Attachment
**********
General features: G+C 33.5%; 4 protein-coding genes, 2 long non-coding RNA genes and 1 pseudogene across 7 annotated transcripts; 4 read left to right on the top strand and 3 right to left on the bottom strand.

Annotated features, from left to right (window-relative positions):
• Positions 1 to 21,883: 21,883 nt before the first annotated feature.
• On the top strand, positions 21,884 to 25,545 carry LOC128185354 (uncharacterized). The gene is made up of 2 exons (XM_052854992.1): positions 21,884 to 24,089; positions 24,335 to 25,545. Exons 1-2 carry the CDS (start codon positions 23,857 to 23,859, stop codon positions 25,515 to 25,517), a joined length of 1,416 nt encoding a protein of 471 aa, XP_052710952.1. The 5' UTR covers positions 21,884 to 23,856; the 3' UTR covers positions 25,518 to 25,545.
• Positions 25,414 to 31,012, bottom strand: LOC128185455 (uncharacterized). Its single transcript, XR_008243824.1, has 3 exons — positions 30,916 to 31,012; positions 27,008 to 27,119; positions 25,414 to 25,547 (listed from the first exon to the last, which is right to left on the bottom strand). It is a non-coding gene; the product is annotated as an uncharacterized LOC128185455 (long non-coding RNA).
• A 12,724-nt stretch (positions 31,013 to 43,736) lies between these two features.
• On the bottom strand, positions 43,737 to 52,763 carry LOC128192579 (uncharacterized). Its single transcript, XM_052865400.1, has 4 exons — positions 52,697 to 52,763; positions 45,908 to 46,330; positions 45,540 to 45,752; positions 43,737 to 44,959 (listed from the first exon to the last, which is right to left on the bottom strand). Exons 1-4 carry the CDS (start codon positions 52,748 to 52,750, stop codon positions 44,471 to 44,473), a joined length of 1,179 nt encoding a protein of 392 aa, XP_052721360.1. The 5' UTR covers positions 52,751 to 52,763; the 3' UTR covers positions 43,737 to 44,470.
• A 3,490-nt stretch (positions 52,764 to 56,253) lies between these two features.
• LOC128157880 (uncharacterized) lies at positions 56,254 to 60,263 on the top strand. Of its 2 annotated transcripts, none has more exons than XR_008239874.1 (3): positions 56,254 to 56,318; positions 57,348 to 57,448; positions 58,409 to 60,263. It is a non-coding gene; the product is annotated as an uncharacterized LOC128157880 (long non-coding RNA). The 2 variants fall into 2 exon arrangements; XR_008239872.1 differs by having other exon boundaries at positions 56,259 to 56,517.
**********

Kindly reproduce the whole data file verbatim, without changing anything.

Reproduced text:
General features: G+C 33.5%; 4 protein-coding genes, 2 long non-coding RNA genes and 1 pseudogene across 7 annotated transcripts; 4 read left to right on the top strand and 3 right to left on the bottom strand.

Annotated features, from left to right (window-relative positions):
• Positions 1 to 21,883: 21,883 nt before the first annotated feature.
• On the top strand, positions 21,884 to 25,545 carry LOC128185354 (uncharacterized). The gene is made up of 2 exons (XM_052854992.1): positions 21,884 to 24,089; positions 24,335 to 25,545. Exons 1-2 carry the CDS (start codon positions 23,857 to 23,859, stop codon positions 25,515 to 25,517), a joined length of 1,416 nt encoding a protein of 471 aa, XP_052710952.1. The 5' UTR covers positions 21,884 to 23,856; the 3' UTR covers positions 25,518 to 25,545.
• Positions 25,414 to 31,012, bottom strand: LOC128185455 (uncharacterized). Its single transcript, XR_008243824.1, has 3 exons — positions 30,916 to 31,012; positions 27,008 to 27,119; positions 25,414 to 25,547 (listed from the first exon to the last, which is right to left on the bottom strand). It is a non-coding gene; the product is annotated as an uncharacterized LOC128185455 (long non-coding RNA).
• A 12,724-nt stretch (positions 31,013 to 43,736) lies between these two features.
• On the bottom strand, positions 43,737 to 52,763 carry LOC128192579 (uncharacterized). Its single transcript, XM_052865400.1, has 4 exons — positions 52,697 to 52,763; positions 45,908 to 46,330; positions 45,540 to 45,752; positions 43,737 to 44,959 (listed from the first exon to the last, which is right to left on the bottom strand). Exons 1-4 carry the CDS (start codon positions 52,748 to 52,750, stop codon positions 44,471 to 44,473), a joined length of 1,179 nt encoding a protein of 392 aa, XP_052721360.1. The 5' UTR covers positions 52,751 to 52,763; the 3' UTR covers positions 43,737 to 44,470.
• A 3,490-nt stretch (positions 52,764 to 56,253) lies between these two features.
• LOC128157880 (uncharacterized) lies at positions 56,254 to 60,263 on the top strand. Of its 2 annotated transcripts, none has more exons than XR_008239874.1 (3): positions 56,254 to 56,318; positions 57,348 to 57,448; positions 58,409 to 60,263. It is a non-coding gene; the product is annotated as an uncharacterized LOC128157880 (long non-coding RNA). The 2 variants fall into 2 exon arrangements; XR_008239872.1 differs by having other exon boundaries at positions 56,259 to 56,517.